So don’t ever think the way it is today is the way it will always be. It can take years to build perfect harmony in your BDSM relationship. Don’t rush your journey. Don’t be afraid to take detours. Take time to look at the sights along the way. When you finally get where you needed to go, your persistence will be rewarded in profound ways.

 

3 BDSM contracts are not legal documents.

In case you ever wondered (or believed someone who claimed otherwise), BDSM contracts are not legally binding in the United States. You may find a creepy lawyer to sign off on your Master/slave contract but it will still be a worthless document in a court of law. The US has laws against both slavery and against domestic violence. It is a federal crime for citizens to own a human or be owned by one. Similarly, domestic violence laws make it legally impossible to consent to abuse, whether it’s physical punishment or emotional abuse.

BDSM contracts are awesome relationship tools to outline and articulate what each of you consents to do with the other, to set limits and boundaries, or, conversely, to create a list of expectations and responsibilities that both partners can agree to. In rare cases, they might be back-up documents in an existing legal dispute where someone says they never consented and you have their signature saying they did. Judges who grant leeway when they believe the acts were mutually consensual (like, for example, a spanking both parties agreed to) may look at them. Maybe. It depends on the judge and the jurisdiction.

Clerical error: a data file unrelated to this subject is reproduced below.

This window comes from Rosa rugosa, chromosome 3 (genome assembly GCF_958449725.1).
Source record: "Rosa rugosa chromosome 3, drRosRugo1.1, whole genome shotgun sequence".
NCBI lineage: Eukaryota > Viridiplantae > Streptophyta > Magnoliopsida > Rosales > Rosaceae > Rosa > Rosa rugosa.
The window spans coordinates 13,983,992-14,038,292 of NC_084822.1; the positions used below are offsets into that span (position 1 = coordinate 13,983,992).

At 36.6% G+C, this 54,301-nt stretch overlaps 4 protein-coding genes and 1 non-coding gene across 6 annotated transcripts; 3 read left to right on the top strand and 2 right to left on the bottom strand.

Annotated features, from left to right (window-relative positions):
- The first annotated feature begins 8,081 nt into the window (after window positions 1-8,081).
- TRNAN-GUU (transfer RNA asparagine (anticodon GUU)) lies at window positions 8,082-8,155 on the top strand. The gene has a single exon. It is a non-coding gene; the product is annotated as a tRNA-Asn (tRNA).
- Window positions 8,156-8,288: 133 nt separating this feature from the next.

So if a dom ever threatens to bring the Law into your private contract, know now that it’s bullshit. The Law won’t get involved except, potentially, to bring the dominant in on charges.

The genuine power of a Master/slave or other BDSM contract is the power you give it in your heart. If you both believe in it and abide by it, it’s a spiritual, magical document and that’s beautiful. But it is not and can never be legal in the US to own slaves. Anyone who tries to make you believe you are bound by your contract by some higher law is lying.

Finally, I’ve occasionally heard of doms threatening slaves with Community ostracization over breaking a contract. That’s another lie. The Community is keenly interested in protecting submissives from abusive doms. Speak your truth and people will listen.

 

Please never forget that giving up power to someone else doesn’t mean you stop protecting yourself if or when something goes wrong. Your safety and emotional well-being come first.